Forest Carbon Emission Offsets

The information on this web page is being maintained for reference, research or recordkeeping purposes only and is subject to change.

A forest carbon emission offset project is one of the options available to explicitly manage for the carbon resource at a local or project-level scale, resulting in measurable atmospheric benefits.

The Forest Carbon Emissions Offset Project & Atmospheric Benefit Sharing Policy provides guidance to government staff and proponents regarding development of forest carbon emission offset projects and the management of atmospheric benefits.

'Atmospheric benefits' is a term used to describe reductions in atmospheric greenhouse gases caused by reduction or avoidance of greenhouse gas emissions or increases in their removal from the atmosphere.

Project Types

Forest carbon emission offset projects include activity-based and non-activity-based projects.

Activity-based projects involve on-the-ground activities such as tree planting in order to reduce emissions and increase sequestration. These projects include:

  • Afforestation & reforestation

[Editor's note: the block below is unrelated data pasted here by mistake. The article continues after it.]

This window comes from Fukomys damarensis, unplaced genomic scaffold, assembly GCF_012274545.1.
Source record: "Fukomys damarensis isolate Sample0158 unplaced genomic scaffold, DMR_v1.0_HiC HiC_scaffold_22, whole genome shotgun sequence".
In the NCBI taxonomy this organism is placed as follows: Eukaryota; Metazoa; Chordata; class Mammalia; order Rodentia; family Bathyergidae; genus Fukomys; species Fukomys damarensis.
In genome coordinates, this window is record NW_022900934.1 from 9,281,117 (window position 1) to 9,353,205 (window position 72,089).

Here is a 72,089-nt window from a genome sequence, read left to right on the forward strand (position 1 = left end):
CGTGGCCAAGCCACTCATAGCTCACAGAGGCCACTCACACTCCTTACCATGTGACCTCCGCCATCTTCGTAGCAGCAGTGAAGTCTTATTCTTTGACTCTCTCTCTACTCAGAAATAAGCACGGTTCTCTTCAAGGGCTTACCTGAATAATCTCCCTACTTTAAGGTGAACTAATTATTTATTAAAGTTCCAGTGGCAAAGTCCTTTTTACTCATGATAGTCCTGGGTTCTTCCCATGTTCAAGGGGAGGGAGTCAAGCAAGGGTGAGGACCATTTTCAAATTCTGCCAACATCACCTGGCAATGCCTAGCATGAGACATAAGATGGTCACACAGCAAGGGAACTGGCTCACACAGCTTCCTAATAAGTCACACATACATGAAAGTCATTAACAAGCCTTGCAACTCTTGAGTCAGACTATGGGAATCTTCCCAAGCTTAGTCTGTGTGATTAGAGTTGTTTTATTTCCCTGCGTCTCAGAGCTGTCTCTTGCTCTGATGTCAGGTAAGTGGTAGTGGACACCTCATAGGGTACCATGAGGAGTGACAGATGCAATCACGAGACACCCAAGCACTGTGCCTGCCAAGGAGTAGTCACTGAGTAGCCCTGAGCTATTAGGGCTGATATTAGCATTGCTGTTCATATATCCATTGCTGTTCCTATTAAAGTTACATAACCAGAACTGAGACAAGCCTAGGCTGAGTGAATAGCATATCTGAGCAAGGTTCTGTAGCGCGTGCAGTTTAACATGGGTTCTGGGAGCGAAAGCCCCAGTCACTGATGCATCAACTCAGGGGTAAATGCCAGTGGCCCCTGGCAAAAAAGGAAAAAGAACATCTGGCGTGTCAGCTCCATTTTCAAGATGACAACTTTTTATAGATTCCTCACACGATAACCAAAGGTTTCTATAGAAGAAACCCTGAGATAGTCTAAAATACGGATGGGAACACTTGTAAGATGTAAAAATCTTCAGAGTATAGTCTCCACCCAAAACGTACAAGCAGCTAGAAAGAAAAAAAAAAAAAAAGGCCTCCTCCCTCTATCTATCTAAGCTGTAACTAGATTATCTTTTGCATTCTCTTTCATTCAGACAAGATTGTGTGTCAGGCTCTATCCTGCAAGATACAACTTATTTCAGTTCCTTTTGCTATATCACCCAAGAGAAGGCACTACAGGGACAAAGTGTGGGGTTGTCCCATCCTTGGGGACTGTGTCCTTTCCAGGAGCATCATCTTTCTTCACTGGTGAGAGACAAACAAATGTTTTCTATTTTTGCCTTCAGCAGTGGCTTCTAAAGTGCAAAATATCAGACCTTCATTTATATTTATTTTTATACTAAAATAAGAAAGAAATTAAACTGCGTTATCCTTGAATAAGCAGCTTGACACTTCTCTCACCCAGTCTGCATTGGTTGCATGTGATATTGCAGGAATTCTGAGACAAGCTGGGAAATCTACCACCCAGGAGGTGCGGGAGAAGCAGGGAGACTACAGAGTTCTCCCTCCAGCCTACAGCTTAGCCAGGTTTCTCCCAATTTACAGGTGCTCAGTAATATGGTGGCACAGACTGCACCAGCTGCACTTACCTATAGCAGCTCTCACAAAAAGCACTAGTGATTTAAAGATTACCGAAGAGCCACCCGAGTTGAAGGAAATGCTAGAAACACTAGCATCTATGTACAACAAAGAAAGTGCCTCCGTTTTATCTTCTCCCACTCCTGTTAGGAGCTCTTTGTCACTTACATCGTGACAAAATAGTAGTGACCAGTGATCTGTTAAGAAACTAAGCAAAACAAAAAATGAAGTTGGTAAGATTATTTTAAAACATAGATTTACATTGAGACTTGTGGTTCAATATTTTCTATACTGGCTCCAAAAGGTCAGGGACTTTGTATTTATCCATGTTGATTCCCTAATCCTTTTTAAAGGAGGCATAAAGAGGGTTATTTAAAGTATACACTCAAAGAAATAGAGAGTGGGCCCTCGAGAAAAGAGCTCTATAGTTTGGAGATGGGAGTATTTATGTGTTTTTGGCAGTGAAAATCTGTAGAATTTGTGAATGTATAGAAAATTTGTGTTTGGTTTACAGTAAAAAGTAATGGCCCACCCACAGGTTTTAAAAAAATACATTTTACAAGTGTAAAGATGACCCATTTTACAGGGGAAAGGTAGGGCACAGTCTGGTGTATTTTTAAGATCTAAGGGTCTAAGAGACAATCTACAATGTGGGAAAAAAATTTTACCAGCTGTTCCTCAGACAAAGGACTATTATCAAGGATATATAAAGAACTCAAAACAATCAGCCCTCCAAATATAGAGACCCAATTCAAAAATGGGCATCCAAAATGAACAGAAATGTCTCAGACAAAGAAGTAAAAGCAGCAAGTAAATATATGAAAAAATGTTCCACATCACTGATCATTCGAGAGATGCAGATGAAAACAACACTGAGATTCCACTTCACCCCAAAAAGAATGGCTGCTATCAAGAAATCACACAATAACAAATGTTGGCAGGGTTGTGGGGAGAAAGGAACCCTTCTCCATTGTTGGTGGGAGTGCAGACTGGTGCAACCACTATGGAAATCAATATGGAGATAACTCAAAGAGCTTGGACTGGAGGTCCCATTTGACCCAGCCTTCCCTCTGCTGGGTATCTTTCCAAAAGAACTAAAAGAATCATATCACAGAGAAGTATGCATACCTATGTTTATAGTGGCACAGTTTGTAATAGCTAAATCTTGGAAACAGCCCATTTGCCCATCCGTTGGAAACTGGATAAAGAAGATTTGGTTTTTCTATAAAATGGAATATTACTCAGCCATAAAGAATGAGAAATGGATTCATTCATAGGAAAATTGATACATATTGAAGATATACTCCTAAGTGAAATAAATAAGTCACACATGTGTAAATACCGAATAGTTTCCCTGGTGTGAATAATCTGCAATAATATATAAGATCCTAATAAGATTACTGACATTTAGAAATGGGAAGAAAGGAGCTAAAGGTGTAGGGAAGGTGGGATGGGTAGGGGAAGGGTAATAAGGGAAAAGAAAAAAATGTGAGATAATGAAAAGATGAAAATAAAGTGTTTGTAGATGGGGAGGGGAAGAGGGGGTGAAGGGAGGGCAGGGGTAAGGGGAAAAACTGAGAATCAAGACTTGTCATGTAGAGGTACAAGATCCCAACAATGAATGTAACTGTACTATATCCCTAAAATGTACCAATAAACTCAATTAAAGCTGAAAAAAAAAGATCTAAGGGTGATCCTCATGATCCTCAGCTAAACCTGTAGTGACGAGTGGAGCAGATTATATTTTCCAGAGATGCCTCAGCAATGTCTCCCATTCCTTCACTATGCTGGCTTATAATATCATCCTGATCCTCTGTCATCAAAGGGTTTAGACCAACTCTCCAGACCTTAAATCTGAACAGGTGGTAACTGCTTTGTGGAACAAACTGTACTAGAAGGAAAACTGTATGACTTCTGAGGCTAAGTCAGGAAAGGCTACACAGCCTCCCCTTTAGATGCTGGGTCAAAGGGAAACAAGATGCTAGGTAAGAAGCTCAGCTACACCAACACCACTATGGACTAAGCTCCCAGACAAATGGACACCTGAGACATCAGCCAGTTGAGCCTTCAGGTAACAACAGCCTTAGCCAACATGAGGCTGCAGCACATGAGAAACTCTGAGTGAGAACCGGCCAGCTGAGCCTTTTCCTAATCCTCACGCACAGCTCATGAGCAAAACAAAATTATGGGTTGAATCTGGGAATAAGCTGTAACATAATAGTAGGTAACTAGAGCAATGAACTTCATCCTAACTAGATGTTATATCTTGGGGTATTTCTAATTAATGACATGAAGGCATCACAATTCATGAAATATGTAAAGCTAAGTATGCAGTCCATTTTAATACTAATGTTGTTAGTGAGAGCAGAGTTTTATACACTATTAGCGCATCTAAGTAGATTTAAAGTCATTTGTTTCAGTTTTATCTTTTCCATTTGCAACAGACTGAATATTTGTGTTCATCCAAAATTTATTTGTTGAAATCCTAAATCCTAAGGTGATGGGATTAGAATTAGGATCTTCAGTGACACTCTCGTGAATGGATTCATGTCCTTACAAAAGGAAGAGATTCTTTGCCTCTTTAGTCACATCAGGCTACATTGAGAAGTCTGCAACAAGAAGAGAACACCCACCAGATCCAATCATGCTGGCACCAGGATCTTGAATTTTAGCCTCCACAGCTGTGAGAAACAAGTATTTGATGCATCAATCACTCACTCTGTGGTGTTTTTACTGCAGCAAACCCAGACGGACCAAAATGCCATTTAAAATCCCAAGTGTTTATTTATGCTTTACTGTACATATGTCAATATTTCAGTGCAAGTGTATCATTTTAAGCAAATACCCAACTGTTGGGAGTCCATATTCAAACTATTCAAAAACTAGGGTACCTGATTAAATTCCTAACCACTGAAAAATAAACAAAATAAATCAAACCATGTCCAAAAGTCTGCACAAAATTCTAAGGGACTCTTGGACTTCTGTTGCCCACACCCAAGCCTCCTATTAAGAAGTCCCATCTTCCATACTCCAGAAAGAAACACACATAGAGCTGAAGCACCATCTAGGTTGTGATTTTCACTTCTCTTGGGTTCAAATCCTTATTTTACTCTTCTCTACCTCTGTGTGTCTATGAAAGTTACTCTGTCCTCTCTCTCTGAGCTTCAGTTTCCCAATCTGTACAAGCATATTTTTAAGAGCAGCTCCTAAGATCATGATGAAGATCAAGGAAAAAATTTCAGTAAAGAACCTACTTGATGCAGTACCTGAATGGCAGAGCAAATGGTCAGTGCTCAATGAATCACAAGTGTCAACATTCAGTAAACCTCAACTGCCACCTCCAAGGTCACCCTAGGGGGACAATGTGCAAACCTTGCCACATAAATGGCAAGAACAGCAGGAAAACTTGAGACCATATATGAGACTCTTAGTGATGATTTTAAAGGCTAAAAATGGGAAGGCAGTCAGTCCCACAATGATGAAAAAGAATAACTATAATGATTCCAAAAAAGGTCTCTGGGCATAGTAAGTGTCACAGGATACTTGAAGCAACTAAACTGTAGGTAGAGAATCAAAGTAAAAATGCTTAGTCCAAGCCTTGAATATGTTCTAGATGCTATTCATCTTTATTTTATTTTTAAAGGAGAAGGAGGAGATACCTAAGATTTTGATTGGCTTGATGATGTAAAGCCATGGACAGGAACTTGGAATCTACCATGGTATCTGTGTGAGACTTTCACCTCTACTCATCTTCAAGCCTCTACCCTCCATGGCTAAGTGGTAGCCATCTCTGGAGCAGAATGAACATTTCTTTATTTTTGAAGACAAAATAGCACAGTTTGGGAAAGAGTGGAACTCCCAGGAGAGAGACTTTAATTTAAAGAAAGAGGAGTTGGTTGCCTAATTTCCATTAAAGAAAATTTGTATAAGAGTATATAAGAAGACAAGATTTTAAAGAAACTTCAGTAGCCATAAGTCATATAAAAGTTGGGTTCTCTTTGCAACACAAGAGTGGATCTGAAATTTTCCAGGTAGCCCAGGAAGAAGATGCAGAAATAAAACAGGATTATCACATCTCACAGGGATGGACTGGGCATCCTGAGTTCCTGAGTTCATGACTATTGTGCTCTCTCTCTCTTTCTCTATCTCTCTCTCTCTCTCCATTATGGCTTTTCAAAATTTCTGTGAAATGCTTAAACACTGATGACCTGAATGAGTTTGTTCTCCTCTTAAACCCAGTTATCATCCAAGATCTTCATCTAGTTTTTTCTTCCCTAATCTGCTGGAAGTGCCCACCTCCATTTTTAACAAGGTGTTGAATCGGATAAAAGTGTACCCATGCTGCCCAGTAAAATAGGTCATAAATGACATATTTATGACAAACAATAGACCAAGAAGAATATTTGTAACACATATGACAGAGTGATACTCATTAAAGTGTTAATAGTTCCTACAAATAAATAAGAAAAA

• Forest & range rehabilitation
  • Forest fertilization, spacing or thinning
  • Forest fire or disease suppression
  • Re-vegetation or rehabilitation of vegetation on land or foreshore

Activity-based forest carbon emission offset projects can apply to virtually all regions and forest types across the province. They require investment in the land base to pay for activities on the ground, but, in return, provide increased employment opportunities and result in an improved forest resource.

Non-activity based projects do not involve a direct activity to improve the forest resource and do not require substantive investments in order to store more carbon on the land base. They are typically conservation based projects that may include the co-management of other resource values.

Non-activity based forest carbon emission offset projects may generate atmospheric benefits in some unique cases; however, they are not widely applicable across all forest types and regions in the province (e.g. areas prone to frequent disturbance events). These projects negatively impact forest sector employment, but in some cases provide environmental benefits that are potentially sound trade-offs for the loss of economic activity.